Canadians are throwing away more food, in part because we’re cooking more at home but also out of irrational fear
Food waste creates an invisible bill you must pay every day.
Before the COVID-19 pandemic, the average Canadian household wasted a little more than two kg in food a week.
But since March, our lives have changed and most Canadians have spent more time at home. So are Canadians generating more food waste at home? And did the hoarding we witnessed early on generate more waste?
Dalhousie University has just given us some answers.
A self-reporting survey suggests Canadians may be wasting more food during the pandemic.
Survey respondents estimated their household generated about 2.03 kg per week of organic food waste (avoidable and unavoidable) before the pandemic. Now, the survey suggests the average Canadian household generates 2.30 kg of organic food waste (avoidable and unavoidable), an increase of 13.5 per cent. This is consistent with early data released by some Canadian municipalities.
Based on our modelling, Canadian households have generated 20 to 24 million kg of additional organic waste a month since the start of the pandemic.
According to a recent study on domestic food waste, about 2.16 billion kg of food, or more than $20 billion worth, is lost. This creates an annual cost of avoidable food loss and waste in Canada of $1,766 per household. And COVID-19 may have increased costs by $238 per household, or $2.95 billion for the entire country.
Nonetheless, it’s not clear whether households are generating more waste than before the pandemic, proportionally, given that Canadians are eating more often at home. We bring more food into our homes, so it only makes sense to waste a little more. A total of 55.4 per cent of respondents believe they’re wasting less food in percentage of volume compared to before the pandemic. Despite the increase in volume, this could be good news.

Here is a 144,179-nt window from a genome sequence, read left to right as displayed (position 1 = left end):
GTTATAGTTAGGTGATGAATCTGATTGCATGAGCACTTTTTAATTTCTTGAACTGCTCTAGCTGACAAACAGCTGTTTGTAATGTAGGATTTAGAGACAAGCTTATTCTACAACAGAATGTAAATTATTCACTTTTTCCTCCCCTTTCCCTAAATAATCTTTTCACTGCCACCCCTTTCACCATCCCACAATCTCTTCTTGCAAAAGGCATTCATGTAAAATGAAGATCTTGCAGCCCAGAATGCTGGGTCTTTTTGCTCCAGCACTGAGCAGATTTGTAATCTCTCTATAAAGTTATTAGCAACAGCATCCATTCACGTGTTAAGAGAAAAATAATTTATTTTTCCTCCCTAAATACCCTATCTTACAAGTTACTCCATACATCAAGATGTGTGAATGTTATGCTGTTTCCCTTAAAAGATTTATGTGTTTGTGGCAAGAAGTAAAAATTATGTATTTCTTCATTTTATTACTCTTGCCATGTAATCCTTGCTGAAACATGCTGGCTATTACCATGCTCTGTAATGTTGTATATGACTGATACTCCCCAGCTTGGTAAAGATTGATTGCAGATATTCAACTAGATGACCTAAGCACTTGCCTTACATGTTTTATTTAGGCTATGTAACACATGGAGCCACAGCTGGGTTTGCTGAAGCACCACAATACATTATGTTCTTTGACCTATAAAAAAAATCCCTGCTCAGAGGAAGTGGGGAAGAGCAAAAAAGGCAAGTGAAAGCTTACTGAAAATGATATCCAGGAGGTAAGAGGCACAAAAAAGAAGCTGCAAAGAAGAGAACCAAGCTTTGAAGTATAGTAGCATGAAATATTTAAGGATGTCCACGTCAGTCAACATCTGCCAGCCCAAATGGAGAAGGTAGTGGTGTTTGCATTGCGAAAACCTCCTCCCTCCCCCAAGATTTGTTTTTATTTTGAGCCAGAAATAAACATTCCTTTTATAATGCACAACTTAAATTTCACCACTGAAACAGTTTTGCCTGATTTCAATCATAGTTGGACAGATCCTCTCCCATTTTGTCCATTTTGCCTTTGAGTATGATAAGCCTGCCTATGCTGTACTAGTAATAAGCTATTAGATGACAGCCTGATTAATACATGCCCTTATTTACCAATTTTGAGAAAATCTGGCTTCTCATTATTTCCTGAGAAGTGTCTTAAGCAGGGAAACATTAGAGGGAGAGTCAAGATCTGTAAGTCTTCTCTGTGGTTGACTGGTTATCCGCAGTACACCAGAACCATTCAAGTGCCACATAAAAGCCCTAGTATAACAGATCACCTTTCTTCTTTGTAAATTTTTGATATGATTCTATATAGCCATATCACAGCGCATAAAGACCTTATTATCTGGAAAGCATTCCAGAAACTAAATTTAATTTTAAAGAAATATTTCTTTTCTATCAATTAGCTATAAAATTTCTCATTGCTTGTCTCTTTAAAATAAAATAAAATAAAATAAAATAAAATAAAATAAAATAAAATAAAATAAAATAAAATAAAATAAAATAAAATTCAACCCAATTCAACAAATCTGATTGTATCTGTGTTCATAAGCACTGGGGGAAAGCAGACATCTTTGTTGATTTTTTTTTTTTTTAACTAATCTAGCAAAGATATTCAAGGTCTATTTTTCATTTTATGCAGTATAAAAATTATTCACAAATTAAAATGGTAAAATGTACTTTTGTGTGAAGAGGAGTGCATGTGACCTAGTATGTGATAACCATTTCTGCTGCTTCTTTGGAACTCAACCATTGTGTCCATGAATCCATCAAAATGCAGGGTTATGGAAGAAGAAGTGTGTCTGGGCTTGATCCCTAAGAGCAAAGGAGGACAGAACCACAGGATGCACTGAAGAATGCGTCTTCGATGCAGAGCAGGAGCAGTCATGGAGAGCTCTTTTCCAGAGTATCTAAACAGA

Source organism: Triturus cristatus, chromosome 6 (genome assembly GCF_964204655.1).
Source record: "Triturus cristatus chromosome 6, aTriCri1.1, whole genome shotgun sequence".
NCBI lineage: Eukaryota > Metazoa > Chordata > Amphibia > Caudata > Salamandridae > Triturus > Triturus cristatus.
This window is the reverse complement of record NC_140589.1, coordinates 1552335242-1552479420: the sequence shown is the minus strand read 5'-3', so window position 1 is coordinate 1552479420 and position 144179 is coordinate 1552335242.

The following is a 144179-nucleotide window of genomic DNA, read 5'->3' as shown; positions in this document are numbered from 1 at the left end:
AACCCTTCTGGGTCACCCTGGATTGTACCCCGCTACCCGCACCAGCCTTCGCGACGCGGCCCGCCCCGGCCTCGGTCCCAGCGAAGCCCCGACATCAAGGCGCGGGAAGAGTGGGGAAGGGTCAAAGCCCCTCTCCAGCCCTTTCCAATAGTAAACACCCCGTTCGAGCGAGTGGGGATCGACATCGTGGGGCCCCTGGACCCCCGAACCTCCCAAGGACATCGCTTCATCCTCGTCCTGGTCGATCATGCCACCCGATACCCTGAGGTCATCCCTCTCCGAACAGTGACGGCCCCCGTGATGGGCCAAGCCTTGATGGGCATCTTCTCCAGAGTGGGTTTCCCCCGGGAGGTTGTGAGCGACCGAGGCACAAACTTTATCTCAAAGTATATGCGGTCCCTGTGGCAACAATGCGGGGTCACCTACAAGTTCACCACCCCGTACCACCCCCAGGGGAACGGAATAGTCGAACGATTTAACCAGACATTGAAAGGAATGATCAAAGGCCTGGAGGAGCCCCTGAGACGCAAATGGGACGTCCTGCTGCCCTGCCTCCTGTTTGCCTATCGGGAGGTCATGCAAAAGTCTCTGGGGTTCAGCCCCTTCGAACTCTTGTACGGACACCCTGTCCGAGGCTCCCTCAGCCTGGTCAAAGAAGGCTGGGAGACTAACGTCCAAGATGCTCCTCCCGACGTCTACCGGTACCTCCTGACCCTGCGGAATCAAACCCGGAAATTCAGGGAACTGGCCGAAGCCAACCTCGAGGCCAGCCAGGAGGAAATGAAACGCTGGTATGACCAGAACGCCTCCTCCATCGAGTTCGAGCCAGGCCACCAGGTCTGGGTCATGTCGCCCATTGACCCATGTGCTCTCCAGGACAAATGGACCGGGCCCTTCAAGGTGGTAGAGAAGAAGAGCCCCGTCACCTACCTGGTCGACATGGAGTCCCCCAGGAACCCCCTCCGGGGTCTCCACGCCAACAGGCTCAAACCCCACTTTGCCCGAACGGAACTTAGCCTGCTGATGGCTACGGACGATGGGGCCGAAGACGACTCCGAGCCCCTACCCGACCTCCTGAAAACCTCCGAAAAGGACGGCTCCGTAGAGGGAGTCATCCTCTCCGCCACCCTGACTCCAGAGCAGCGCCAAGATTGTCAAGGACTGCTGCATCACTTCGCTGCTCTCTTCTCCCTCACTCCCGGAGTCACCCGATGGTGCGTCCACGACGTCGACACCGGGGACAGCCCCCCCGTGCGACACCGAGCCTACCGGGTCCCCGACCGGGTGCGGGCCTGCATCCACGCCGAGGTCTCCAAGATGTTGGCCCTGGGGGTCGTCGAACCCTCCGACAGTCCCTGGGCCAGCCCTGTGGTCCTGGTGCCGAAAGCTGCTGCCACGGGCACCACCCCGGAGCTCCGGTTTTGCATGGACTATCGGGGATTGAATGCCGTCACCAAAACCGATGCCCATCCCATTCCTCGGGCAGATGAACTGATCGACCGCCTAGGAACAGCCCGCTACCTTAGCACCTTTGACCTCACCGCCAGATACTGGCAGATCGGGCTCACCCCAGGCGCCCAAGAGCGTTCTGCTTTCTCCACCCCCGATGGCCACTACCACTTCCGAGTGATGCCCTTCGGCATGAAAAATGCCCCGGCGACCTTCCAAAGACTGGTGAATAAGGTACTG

Respondents also reported doing some interesting things more often since the start of the pandemic to reduce food waste:
• “Eating leftovers more often,” 34.5 per cent, was the most popular measure;
• f“Looking through the refrigerator and cupboards more often,” 24.4 per cent, was next;
• “Preserving, freezing and canning food more often” was the third most popular choice at 22.5 per cent.
Behaviours are clearly changing in homes across the country.
But here’s a shocker: The survey also asked whether respondents threw away food believing it was contaminated by COVID-19, which would in turn generate more waste. Ten per cent of Canadians reported throwing away food they believed was contaminated with COVID-19. Quebec had the highest percentage (14), followed by British Columbia (13 per cent).
That’s a lot of good food thrown away for a reason with no scientific basis. Unlike salmonella or E. coli, which can spread, COVID-19 won’t survive or multiply on most surfaces. The U.S. Centers for Disease Control and Prevention and the Canadian Food Inspection Agency have been very clear on this. Yet people are still doing it. Fear is making us waste more.
Expiry dates or best-before dates, another source of fear, were an issue even before the pandemic. The way Canadians consider those packaging notices has also changed. Some Canadians have been eating food past their expiration dates more often since the start of the pandemic to reduce waste. But while 12.7 per cent are doing this more often since the start of the pandemic, 18.7 per cent are doing it less often. A total of 20.0 per cent of those surveyed never eat food products past their expiration dates.
Manitoba has the highest percentage of people who have eaten food beyond their expiration date more often since the start of the pandemic (14.8 per cent), while Quebec had the lowest (8.6% per cent). Clearly, these best-before dates are still scaring us.
The report suggests we may be wasting less proportionally. But still, $2,000 per household is a lot of money, especially for families who can’t afford higher food prices right now.
If you want to save, don’t panic buy (ever), consider expiry dates as a suggestion if your health permits, and don’t throw away food if you believe it’s COVID-19 contaminated, because it can’t be.
Our risk-obsessed society needs a break. So does your wallet.
By Sylvain Charlebois
Dr. Sylvain Charlebois is senior director of the agri-food analytics lab and a professor in food distribution and policy at Dalhousie University.